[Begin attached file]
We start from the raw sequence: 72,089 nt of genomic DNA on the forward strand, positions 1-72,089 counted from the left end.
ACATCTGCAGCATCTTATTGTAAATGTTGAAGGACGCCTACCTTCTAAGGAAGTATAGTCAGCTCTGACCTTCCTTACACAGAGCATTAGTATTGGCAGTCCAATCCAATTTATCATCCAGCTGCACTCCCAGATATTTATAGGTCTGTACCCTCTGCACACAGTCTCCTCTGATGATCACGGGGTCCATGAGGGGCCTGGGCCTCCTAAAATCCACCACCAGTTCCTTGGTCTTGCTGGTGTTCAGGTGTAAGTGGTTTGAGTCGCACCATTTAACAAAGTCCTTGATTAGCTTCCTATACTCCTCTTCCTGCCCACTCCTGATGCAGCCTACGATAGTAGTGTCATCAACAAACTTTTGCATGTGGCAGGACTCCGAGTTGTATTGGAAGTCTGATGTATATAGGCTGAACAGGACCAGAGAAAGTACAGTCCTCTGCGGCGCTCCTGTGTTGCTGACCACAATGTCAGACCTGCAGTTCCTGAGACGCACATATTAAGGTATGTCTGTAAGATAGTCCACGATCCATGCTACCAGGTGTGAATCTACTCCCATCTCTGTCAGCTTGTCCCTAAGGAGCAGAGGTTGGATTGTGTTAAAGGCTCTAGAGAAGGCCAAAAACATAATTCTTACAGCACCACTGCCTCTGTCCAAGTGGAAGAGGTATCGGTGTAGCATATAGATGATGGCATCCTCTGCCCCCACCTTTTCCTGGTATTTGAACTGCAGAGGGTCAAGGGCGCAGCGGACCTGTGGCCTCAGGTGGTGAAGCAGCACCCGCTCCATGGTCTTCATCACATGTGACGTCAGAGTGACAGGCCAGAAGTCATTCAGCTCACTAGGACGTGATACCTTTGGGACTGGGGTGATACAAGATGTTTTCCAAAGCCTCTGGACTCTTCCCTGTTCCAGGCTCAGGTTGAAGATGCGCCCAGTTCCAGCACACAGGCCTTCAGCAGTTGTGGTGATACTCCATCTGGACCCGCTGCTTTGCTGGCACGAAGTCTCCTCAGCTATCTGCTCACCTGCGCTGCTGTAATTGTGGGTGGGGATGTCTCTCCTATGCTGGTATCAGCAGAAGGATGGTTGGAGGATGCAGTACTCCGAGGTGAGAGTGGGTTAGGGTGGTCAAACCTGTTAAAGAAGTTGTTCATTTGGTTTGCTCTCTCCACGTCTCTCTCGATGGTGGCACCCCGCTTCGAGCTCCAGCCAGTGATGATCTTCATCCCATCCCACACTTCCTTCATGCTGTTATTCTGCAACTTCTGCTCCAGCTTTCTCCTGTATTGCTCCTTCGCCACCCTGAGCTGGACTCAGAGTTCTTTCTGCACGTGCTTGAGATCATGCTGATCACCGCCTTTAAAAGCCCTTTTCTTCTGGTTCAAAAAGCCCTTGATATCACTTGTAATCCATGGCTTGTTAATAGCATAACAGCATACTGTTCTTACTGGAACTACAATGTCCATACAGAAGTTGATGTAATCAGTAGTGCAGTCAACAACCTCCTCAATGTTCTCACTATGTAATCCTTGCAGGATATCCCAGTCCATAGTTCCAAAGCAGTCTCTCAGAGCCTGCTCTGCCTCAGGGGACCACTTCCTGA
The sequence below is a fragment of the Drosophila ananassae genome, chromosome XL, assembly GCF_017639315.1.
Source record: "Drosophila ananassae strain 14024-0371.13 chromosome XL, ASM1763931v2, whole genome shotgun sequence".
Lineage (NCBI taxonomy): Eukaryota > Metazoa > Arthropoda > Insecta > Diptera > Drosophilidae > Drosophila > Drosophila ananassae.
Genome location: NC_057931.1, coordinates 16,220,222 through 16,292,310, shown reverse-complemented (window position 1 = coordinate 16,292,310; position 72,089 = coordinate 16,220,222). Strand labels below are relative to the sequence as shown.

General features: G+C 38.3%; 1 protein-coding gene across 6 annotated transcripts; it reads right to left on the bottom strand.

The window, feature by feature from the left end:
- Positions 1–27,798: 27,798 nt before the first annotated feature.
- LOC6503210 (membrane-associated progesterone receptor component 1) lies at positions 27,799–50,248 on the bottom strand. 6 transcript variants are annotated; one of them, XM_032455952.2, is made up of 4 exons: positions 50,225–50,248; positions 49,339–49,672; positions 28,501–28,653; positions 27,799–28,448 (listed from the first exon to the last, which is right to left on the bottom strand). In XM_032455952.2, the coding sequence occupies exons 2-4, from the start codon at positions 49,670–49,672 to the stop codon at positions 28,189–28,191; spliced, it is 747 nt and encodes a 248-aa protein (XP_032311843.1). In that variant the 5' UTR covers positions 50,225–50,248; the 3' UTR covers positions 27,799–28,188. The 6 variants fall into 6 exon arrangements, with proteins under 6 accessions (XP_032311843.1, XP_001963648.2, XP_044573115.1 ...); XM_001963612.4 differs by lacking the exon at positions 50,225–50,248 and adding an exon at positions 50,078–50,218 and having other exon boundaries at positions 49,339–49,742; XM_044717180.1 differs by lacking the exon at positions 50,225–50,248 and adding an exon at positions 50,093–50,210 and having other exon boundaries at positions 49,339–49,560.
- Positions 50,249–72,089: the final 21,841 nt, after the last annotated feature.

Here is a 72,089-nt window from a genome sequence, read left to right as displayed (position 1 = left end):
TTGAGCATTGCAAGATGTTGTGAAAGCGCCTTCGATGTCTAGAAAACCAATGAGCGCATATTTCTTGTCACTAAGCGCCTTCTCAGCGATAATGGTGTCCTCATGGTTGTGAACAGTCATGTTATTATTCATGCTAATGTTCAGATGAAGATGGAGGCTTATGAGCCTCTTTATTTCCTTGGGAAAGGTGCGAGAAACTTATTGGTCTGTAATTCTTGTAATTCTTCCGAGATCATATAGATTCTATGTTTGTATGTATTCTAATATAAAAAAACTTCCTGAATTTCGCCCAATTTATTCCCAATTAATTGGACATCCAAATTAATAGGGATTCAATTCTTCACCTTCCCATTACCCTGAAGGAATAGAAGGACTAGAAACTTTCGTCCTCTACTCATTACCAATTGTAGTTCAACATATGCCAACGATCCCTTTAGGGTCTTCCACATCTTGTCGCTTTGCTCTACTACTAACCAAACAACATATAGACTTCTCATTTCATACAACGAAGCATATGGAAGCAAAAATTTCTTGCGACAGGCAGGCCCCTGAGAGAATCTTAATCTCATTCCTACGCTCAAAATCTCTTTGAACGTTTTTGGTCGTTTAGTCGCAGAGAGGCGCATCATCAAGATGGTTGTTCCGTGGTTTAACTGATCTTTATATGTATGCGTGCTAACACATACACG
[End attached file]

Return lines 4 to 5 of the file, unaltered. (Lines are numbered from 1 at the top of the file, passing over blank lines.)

Source record: "Drosophila ananassae strain 14024-0371.13 chromosome XL, ASM1763931v2, whole genome shotgun sequence".
Lineage (NCBI taxonomy): Eukaryota > Metazoa > Arthropoda > Insecta > Diptera > Drosophilidae > Drosophila > Drosophila ananassae.